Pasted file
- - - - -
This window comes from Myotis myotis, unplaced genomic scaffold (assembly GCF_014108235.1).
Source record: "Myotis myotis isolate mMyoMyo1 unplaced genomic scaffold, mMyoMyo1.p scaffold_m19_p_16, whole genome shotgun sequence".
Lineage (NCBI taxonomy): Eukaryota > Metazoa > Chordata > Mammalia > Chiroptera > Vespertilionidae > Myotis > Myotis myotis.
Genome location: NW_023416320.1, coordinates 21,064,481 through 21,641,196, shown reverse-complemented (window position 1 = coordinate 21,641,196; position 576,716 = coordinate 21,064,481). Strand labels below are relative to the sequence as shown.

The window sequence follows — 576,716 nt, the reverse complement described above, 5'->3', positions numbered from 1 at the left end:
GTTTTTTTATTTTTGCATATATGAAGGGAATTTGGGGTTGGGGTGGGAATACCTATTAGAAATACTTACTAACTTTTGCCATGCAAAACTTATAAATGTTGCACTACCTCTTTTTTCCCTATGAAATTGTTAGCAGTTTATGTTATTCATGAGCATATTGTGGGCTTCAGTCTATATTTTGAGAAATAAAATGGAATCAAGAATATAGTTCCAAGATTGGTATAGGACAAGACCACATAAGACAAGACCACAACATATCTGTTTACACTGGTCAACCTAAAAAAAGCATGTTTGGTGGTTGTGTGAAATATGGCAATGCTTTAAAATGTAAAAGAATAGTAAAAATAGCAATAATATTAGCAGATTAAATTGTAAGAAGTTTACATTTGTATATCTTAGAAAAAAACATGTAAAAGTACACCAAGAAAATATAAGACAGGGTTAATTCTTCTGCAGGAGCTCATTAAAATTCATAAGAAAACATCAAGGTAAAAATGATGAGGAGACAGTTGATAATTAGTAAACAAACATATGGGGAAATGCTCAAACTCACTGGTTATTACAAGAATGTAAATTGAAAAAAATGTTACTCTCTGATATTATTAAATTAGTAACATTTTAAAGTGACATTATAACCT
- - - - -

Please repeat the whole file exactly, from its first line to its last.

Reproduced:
This window comes from Myotis myotis, unplaced genomic scaffold (assembly GCF_014108235.1).
Source record: "Myotis myotis isolate mMyoMyo1 unplaced genomic scaffold, mMyoMyo1.p scaffold_m19_p_16, whole genome shotgun sequence".
Lineage (NCBI taxonomy): Eukaryota > Metazoa > Chordata > Mammalia > Chiroptera > Vespertilionidae > Myotis > Myotis myotis.
Genome location: NW_023416320.1, coordinates 21,064,481 through 21,641,196, shown reverse-complemented (window position 1 = coordinate 21,641,196; position 576,716 = coordinate 21,064,481). Strand labels below are relative to the sequence as shown.

The window sequence follows — 576,716 nt, the reverse complement described above, 5'->3', positions numbered from 1 at the left end:
GTTTTTTTATTTTTGCATATATGAAGGGAATTTGGGGTTGGGGTGGGAATACCTATTAGAAATACTTACTAACTTTTGCCATGCAAAACTTATAAATGTTGCACTACCTCTTTTTTCCCTATGAAATTGTTAGCAGTTTATGTTATTCATGAGCATATTGTGGGCTTCAGTCTATATTTTGAGAAATAAAATGGAATCAAGAATATAGTTCCAAGATTGGTATAGGACAAGACCACATAAGACAAGACCACAACATATCTGTTTACACTGGTCAACCTAAAAAAAGCATGTTTGGTGGTTGTGTGAAATATGGCAATGCTTTAAAATGTAAAAGAATAGTAAAAATAGCAATAATATTAGCAGATTAAATTGTAAGAAGTTTACATTTGTATATCTTAGAAAAAAACATGTAAAAGTACACCAAGAAAATATAAGACAGGGTTAATTCTTCTGCAGGAGCTCATTAAAATTCATAAGAAAACATCAAGGTAAAAATGATGAGGAGACAGTTGATAATTAGTAAACAAACATATGGGGAAATGCTCAAACTCACTGGTTATTACAAGAATGTAAATTGAAAAAAATGTTACTCTCTGATATTATTAAATTAGTAACATTTTAAAGTGACATTATAACCT